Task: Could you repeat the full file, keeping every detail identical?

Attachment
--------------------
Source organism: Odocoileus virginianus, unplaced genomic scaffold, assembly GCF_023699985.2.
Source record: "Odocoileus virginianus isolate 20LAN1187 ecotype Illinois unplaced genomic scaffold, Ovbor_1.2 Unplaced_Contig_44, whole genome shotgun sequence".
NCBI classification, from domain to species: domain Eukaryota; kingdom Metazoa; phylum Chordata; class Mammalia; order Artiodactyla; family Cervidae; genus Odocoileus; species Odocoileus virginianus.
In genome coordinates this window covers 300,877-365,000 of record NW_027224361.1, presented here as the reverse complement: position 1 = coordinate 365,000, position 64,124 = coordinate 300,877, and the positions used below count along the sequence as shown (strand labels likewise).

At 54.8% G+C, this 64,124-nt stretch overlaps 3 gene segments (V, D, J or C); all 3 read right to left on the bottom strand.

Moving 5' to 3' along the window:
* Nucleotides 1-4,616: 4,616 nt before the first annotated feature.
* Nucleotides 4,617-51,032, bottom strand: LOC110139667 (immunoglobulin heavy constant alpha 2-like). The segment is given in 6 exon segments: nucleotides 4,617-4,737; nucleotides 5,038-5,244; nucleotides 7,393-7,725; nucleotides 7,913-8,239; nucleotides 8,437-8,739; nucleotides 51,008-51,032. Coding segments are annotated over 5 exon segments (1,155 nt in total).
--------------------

Source organism: Odocoileus virginianus, unplaced genomic scaffold, assembly GCF_023699985.2.
Source record: "Odocoileus virginianus isolate 20LAN1187 ecotype Illinois unplaced genomic scaffold, Ovbor_1.2 Unplaced_Contig_44, whole genome shotgun sequence".
NCBI classification, from domain to species: domain Eukaryota; kingdom Metazoa; phylum Chordata; class Mammalia; order Artiodactyla; family Cervidae; genus Odocoileus; species Odocoileus virginianus.
In genome coordinates this window covers 300,877-365,000 of record NW_027224361.1, presented here as the reverse complement: position 1 = coordinate 365,000, position 64,124 = coordinate 300,877, and the positions used below count along the sequence as shown (strand labels likewise).

At 54.8% G+C, this 64,124-nt stretch overlaps 3 gene segments (V, D, J or C); all 3 read right to left on the bottom strand.

Moving 5' to 3' along the window:
* Nucleotides 1-4,616: 4,616 nt before the first annotated feature.
* Nucleotides 4,617-51,032, bottom strand: LOC110139667 (immunoglobulin heavy constant alpha 2-like). The segment is given in 6 exon segments: nucleotides 4,617-4,737; nucleotides 5,038-5,244; nucleotides 7,393-7,725; nucleotides 7,913-8,239; nucleotides 8,437-8,739; nucleotides 51,008-51,032. Coding segments are annotated over 5 exon segments (1,155 nt in total).